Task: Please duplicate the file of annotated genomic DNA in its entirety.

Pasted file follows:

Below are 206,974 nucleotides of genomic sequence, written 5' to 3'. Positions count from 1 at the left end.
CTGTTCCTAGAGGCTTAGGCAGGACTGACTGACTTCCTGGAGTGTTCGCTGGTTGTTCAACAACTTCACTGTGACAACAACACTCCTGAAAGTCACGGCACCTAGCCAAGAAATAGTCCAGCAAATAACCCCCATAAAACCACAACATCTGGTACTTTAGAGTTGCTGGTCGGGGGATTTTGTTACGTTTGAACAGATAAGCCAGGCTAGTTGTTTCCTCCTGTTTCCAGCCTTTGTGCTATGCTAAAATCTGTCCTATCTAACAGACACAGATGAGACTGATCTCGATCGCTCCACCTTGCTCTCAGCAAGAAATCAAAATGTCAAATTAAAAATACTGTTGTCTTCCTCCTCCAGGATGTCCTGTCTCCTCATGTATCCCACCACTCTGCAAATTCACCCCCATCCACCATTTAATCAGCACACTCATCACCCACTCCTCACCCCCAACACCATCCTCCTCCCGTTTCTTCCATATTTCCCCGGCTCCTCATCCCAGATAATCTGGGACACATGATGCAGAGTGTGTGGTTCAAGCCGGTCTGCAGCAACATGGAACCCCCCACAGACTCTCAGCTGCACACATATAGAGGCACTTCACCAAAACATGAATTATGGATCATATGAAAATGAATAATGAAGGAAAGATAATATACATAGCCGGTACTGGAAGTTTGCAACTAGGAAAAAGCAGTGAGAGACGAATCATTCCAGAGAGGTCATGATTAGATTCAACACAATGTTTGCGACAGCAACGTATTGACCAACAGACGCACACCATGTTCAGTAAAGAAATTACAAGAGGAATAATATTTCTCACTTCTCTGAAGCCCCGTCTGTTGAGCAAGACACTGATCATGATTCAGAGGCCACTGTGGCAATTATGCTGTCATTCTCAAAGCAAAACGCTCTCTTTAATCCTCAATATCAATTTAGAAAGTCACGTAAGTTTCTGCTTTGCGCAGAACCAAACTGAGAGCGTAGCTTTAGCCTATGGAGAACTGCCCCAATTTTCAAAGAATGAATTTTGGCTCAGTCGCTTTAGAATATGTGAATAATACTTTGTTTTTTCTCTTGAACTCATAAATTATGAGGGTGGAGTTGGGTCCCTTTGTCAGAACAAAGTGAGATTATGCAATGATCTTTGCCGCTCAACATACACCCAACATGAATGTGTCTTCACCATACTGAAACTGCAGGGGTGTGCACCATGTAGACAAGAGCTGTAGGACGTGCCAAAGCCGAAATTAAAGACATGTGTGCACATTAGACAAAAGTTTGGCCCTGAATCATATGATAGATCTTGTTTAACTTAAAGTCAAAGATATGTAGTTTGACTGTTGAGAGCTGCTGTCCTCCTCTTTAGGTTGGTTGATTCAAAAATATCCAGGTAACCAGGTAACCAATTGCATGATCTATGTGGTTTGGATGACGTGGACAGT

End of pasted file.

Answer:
Below are 206,974 nucleotides of genomic sequence, written 5' to 3'. Positions count from 1 at the left end.
CTGTTCCTAGAGGCTTAGGCAGGACTGACTGACTTCCTGGAGTGTTCGCTGGTTGTTCAACAACTTCACTGTGACAACAACACTCCTGAAAGTCACGGCACCTAGCCAAGAAATAGTCCAGCAAATAACCCCCATAAAACCACAACATCTGGTACTTTAGAGTTGCTGGTCGGGGGATTTTGTTACGTTTGAACAGATAAGCCAGGCTAGTTGTTTCCTCCTGTTTCCAGCCTTTGTGCTATGCTAAAATCTGTCCTATCTAACAGACACAGATGAGACTGATCTCGATCGCTCCACCTTGCTCTCAGCAAGAAATCAAAATGTCAAATTAAAAATACTGTTGTCTTCCTCCTCCAGGATGTCCTGTCTCCTCATGTATCCCACCACTCTGCAAATTCACCCCCATCCACCATTTAATCAGCACACTCATCACCCACTCCTCACCCCCAACACCATCCTCCTCCCGTTTCTTCCATATTTCCCCGGCTCCTCATCCCAGATAATCTGGGACACATGATGCAGAGTGTGTGGTTCAAGCCGGTCTGCAGCAACATGGAACCCCCCACAGACTCTCAGCTGCACACATATAGAGGCACTTCACCAAAACATGAATTATGGATCATATGAAAATGAATAATGAAGGAAAGATAATATACATAGCCGGTACTGGAAGTTTGCAACTAGGAAAAAGCAGTGAGAGACGAATCATTCCAGAGAGGTCATGATTAGATTCAACACAATGTTTGCGACAGCAACGTATTGACCAACAGACGCACACCATGTTCAGTAAAGAAATTACAAGAGGAATAATATTTCTCACTTCTCTGAAGCCCCGTCTGTTGAGCAAGACACTGATCATGATTCAGAGGCCACTGTGGCAATTATGCTGTCATTCTCAAAGCAAAACGCTCTCTTTAATCCTCAATATCAATTTAGAAAGTCACGTAAGTTTCTGCTTTGCGCAGAACCAAACTGAGAGCGTAGCTTTAGCCTATGGAGAACTGCCCCAATTTTCAAAGAATGAATTTTGGCTCAGTCGCTTTAGAATATGTGAATAATACTTTGTTTTTTCTCTTGAACTCATAAATTATGAGGGTGGAGTTGGGTCCCTTTGTCAGAACAAAGTGAGATTATGCAATGATCTTTGCCGCTCAACATACACCCAACATGAATGTGTCTTCACCATACTGAAACTGCAGGGGTGTGCACCATGTAGACAAGAGCTGTAGGACGTGCCAAAGCCGAAATTAAAGACATGTGTGCACATTAGACAAAAGTTTGGCCCTGAATCATATGATAGATCTTGTTTAACTTAAAGTCAAAGATATGTAGTTTGACTGTTGAGAGCTGCTGTCCTCCTCTTTAGGTTGGTTGATTCAAAAATATCCAGGTAACCAGGTAACCAATTGCATGATCTATGTGGTTTGGATGACGTGGACAGT